This article appeared originally in BEdition on December 11, 2012 - Link
by Mario Pineda
Every Friday at noon for the last two terms I have left the campus of the University of Alberta and made my way to my neighborhood high school to help a student with his or her high school mathematics. While everyone else is having lunch and a break from studying we spend the hour in an empty classroom discussing and solving tricky math problems. I am volunteering my time helping students as part of the Study Buddy program offered by the Edmonton Public Schools. This program enables K-12 students to get tutoring, individually or in small groups, with an academic focus by a post secondary student. The tutoring takes place in participating Edmonton Public Schools and provides a substantial and important assistance for students that are not able to access private tutors. As a study buddy you are required to volunteer a minimum of one hour per week at a specific school assisting students for the entire semester. Recruitment of volunteers to the program takes place on the University of Alberta campus in September and January each school year. The next campus recruitment session will take place on January 21-24 (see http://www.epsb.ca/studybuddy for details).
The program started 34 years ago (during the 1978/1979 school year) as a cooperative venture between an Edmonton Public School social worker in one school and the City of Edmonton Community and Family Services’ Westmount office. Originally the program operated in 4-6 schools up to about 1988 at which point the program started to grow. Today between 900-1000 study buddies volunteer to help students every school year in 82 different schools throughout Edmonton. Nevertheless, there is room to grow. According to Ron Ward, a counsellor and the Study Buddy program coordinator at Strathcona High School, there is a huge need for individual tutoring of students at all levels of achievement (including students in the AP program). This semester, for example, the Strathcona High School has nine study buddies and there is a growing waiting list of students wanting to get help with their schoolwork in this school alone.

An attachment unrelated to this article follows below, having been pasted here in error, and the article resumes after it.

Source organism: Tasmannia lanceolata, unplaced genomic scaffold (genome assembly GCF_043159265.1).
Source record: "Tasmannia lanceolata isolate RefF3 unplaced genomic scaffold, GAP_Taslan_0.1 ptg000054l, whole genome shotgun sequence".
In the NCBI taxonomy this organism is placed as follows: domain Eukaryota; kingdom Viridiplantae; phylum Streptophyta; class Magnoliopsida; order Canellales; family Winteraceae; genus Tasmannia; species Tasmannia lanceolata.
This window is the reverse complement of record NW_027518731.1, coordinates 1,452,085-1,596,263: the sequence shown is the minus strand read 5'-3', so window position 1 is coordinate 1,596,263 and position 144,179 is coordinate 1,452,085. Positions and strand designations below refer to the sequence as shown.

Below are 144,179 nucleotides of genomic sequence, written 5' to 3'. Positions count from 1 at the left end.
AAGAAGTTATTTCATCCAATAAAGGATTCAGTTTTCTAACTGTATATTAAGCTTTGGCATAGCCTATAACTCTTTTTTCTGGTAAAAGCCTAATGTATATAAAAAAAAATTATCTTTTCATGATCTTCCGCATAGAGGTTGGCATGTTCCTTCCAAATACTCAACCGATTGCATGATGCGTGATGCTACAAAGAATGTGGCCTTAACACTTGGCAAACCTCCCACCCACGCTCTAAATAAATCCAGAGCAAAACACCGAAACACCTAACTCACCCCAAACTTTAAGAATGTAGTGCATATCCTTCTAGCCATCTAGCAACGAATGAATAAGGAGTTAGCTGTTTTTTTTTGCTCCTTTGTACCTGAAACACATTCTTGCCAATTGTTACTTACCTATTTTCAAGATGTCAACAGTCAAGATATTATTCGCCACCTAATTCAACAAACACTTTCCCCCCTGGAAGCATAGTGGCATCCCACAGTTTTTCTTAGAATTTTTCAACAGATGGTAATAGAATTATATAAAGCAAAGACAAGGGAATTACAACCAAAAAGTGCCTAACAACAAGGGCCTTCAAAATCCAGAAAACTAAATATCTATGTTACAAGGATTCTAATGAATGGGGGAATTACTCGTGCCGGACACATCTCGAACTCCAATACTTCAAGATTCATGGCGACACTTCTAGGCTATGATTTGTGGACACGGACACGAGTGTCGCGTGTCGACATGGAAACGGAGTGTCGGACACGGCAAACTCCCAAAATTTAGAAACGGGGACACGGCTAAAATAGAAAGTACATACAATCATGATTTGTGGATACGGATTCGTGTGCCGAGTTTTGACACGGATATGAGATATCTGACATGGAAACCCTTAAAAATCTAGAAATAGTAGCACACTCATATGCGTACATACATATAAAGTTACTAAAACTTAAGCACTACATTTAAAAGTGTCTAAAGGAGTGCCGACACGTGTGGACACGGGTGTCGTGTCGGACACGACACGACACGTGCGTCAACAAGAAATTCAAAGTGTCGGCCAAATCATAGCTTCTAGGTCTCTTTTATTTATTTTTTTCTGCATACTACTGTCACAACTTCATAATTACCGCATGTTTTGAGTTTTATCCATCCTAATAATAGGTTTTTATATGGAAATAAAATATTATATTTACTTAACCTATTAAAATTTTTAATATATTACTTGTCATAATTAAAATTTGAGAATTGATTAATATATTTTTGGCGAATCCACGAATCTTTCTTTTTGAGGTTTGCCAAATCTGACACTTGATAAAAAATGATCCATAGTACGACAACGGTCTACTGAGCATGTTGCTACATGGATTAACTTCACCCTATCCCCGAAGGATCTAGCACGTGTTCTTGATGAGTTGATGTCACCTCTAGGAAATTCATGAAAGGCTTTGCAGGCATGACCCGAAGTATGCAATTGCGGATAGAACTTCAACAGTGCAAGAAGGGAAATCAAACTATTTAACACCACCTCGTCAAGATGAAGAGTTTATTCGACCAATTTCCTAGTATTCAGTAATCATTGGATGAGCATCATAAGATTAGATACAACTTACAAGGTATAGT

Volunteering to assist students with their schoolwork has many rewards. Being able to help a student to do better in a subject is obviously very rewarding, but there is more than meets the eye in terms of benefits both to the student and to you as a study buddy. A study buddy can be a positive role model for children and youth. For example, one of the volunteers at Strathcona High school graduated last year from that very school and is now in her first year of the B.Ed. program. Clearly she is an excellent role model for the high school students and has a clear edge in being able to relate to the students. Being a study buddy also enables you to interact with education professionals, gain experience working with students in an elementary school setting and allowing you to “field test” skills and knowledge you have acquired throughout your program of study. The main incentive for me to get involved with the program, however, was to provide assistance to students having a difficult time keeping up with their mathematics curriculum and that were not able to afford private tutoring. After two terms as a study buddy I have come to the realization that although it is very rewarding seeing students improve their math skills, the greatest satisfaction comes when, after an hour of intensive problem solving, the student ask me ”can you come and help me next week again?”. This is when I realize that not only are my efforts making a difference but also that teaching is my true calling.
Science classrooms are unique learning environments unlike any other classrooms. As a matter of fact, some things only happen in science classrooms. Here is a collection of event that happened in my own science classroom over the last school year. It's a growing list, so check back for updates.
Report from yours truly live-tweeting and navigating the melee at GETCA 2015 (Annual Greater Edmonton Teachers' Conference).
Can a pencil be more than just your average run of the mill pencil? The legendary Palomino Blackwing Pearl can take a student or teacher's writing to new heights. We have taken a batch of the Pearls for a spin and are blown away by how much writing and sketching can be transformed by this unassuming pencil.
Dr. Pineda's Classroom is going YouTube with the release of its first screencast on the exciting topic of calculating percents. Only time will tell if this is the start of something big and shiny or just a passing fad.
After several weeks working on setting up habitats for new classroom animals the big day finally arrived. The newest addition to our classroom include aquatic denizens in our new aquarium and a teenage bearded dragon with lots of attitude and no table manners.